No self-respecting IT professional would attempt an IT project without a detailed plan, yet relatively few have any sort of plan for a project that should be top of mind: their own leadership development.
Bob Kantor is an author and leadership coach who is out to change that dynamic. At the CIO 100 Symposium & Awards Ceremony, Kantor talked about his Leadership Lifecycle Method, a six-step process for improving leadership skills and helping IT professionals get better results in less time. In other words, to help them become better leaders.
To demonstrate his point, Kantor asked the standing room only crowd of well over 100 IT pros to write down three changes they wanted to make in their personal or professional lives. Then he asked them to write down any steps they’d taken towards each goal. A show of hands revealed only one person had taken as many as 3 steps towards each.
IT is all about change and in order for change to be effective, we need to engage people in the change or we won’t get the results we want. Think of any enterprise application deployment that doesn’t work as expected, from an ERP system to a new email app. If you don’t engage the users in the change, it’s not likely to work. “If anything we create operational disruption,” Kantor said.
Here, then, is a thumbnail sketch of his six-step leadership lifecycle method.
- Set and clarify your strategic intent. Help people understand the intent and why it’s important to the organization.
- Prioritize and manage your focus. Every single one of Kantor’s coaching clients has problems with time management, which he says is a reflection of a lack of clarity on what priorities are. If you clarify your priorities, time management ceases to be an issue. List the tasks you need to get done, and make sure they’re things that will make a real difference in your company. Limit the list to 20 items maximum, then rank them in order of priority each day – not high, medium and low, but an actual number ranking from top to bottom. Then spend a dedicated amount of time early in the day on the first item. Once you make progress on that, go to number 2, and so on. You won’t likely get beyond 3 in any given day. “If you start the day by putting time into your most important task you will see your effectiveness double or triple,” Kantor says.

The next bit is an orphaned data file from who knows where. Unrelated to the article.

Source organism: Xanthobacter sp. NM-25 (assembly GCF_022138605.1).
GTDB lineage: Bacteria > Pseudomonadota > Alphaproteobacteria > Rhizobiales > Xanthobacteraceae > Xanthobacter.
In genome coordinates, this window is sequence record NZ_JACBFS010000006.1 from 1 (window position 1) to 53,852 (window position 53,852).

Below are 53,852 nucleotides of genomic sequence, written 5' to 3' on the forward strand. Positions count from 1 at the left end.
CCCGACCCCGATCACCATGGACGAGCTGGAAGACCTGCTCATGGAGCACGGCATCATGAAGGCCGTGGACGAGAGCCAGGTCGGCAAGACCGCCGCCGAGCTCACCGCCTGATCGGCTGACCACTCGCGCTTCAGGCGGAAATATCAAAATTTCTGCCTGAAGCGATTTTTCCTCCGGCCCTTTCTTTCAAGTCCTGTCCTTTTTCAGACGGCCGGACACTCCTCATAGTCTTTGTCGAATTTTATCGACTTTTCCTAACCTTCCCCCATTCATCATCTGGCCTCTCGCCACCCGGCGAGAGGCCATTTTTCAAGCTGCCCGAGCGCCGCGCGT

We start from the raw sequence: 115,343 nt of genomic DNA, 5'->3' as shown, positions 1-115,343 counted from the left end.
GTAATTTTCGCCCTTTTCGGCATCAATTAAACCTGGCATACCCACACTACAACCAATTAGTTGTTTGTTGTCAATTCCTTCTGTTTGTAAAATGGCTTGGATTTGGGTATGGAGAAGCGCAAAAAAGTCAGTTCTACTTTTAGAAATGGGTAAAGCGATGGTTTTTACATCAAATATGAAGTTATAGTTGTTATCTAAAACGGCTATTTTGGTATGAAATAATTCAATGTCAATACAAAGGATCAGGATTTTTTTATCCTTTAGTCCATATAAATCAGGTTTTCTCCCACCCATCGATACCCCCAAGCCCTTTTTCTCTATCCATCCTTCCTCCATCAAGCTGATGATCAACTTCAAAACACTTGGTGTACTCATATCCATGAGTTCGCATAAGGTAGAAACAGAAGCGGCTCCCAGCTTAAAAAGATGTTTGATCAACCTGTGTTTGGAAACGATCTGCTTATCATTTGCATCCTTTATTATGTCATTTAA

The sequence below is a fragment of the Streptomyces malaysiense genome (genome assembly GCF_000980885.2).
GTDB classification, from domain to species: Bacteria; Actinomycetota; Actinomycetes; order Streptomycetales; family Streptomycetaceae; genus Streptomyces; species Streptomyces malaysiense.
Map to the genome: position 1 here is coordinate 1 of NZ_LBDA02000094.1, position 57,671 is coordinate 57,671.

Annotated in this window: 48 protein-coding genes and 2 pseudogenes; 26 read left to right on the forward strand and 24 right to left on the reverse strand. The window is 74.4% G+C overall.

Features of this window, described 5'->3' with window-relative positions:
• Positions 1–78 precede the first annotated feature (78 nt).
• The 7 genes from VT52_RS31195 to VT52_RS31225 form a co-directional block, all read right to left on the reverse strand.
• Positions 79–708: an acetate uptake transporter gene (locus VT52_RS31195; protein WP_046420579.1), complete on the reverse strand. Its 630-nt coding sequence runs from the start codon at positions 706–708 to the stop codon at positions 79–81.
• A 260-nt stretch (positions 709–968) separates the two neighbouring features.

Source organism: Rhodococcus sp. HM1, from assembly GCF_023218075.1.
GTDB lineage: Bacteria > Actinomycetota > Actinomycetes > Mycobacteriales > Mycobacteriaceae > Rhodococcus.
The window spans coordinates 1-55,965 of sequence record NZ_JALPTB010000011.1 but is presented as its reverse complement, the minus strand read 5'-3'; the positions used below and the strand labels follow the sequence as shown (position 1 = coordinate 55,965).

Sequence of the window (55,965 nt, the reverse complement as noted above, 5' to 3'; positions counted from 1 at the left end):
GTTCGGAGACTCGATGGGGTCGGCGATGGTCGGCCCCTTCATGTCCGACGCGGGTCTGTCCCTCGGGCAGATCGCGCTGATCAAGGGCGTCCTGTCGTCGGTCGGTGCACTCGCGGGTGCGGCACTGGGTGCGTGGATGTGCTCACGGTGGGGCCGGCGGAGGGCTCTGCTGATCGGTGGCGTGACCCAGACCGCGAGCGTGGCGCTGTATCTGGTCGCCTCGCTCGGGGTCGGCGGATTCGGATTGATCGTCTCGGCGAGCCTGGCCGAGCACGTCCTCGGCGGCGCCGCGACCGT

- Delegate. Just about everybody under-delegates, he contends. When he pressures clients to delegate 10% more, they have little problem. When he asks for another 10%, it’s still no big deal. In fact, few clients max out prior to a 30% increase in delegation. “They’re now focused more on leading and developing than doing the work,” he says. “And their people enjoy work more because they get more attention from leadership, they’re being challenged and they deliver more value. It’s a win-win.”
- Create conditions of accountability. It’s not enough to delegate; you also have to ensure the work gets done. That’s a 3-step process of articulating clear expectations, making sure the expectation is viable in a reasonable timeframe and creating compelling consequences – and use a carrot, not a stick. “We miss too many opportunities to create ‘carrot wins’ for people, things as simple as a thank you from the boss,” he said.
- Manage performance and professional development. Don’t just provide feedback – make sure the behavior changes. And don’t just save up feedback for the bad stuff.
- Communicate. Understand the outcome you want from any communication. What do you want people to walk away and do? This requires some reverse engineering. Start with what you want them to do, then examine what they believe and anything that might prevent the outcome you seek. Then craft a message that addresses any concerns or stumbling blocks.
Kantor also advises executives to come up with a quarterly objective for themselves, then schedule at least 30 minutes per month of time to assess how you’re doing against the objective. “By the end of month two, you should be making progress and be well on the way to your goal,” he says. “If not, have a serious conversation with yourself about what’s getting in the way.”
It may sound odd to have a conversation with yourself, but Kantor says the technique almost guarantees that change will occur. So go ahead: talk to yourself. He says if you have a clear plan of action, you’re much more likely to achieve results.